“I Can’t Breathe.” It Happens at Schools, Too.

by Jennifer Smith Richards, Chicago Tribune, and Jodi S. Cohen: For More Info, Go Here…

Students in Illinois schools said “I can’t breathe” while being restrained at least 30 times over the time period we investigated, according to our analysis of the records. The practice of face-down restraint is still legal in Illinois.

A 16-year-old boy in Kalamazoo, Michigan, died this spring after workers pinned him to the floor at the residential facility where he lived — after he’d thrown a sandwich at lunch. While held on the ground, he told them: “I can’t breathe.”

At least 70 people have died in law enforcement custody in the last decade after saying the words “I can’t breathe,” a recent New York Times investigation found. But just as adults have died after being restrained, so have children.

And though we encountered no fatalities, we also repeatedly saw those words among the 50,000 pages of school incident reports on restraint and seclusion that we reviewed for The Quiet Rooms investigation, published last year. School workers documented they had restrained a child in a face-down, or prone, position and the student pleaded to be let up, saying he or she couldn’t breathe.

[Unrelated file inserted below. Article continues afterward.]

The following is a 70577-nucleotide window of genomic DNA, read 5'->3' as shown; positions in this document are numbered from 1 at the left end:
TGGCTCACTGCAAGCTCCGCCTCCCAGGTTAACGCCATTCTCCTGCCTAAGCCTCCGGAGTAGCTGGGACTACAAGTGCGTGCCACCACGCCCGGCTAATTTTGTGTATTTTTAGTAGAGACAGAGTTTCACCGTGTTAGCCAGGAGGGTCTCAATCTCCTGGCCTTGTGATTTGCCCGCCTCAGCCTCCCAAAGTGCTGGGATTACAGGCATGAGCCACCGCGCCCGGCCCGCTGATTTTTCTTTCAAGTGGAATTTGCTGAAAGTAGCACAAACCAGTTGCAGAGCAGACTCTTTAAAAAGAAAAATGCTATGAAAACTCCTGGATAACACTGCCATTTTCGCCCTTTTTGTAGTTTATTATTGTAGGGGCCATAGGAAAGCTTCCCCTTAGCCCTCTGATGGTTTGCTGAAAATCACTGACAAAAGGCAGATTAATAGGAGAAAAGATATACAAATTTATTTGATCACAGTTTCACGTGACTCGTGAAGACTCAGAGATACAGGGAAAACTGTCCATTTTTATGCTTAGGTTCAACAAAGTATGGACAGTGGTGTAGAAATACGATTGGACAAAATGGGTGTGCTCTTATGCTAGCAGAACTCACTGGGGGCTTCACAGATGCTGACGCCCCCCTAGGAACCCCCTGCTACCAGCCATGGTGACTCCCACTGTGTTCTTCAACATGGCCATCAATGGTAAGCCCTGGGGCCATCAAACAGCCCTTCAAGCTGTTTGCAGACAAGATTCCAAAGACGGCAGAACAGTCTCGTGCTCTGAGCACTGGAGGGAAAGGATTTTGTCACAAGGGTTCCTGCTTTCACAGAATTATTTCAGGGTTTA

The scenarios were similar to the Kalamazoo case, where video released this week shows Cornelius Fredericks was restrained in the cafeteria at Lakeside Academy for about 20 minutes as school workers held down his arms and legs and sat on top of his chest and abdomen.

“I can’t breathe,” he told the employees who held him down, according to a lawsuit filed on behalf of his estate. An autopsy found he died of asphyxia, and three employees were charged with manslaughter and child abuse in his death. They’ve said publicly that they were following the facility’s protocols.

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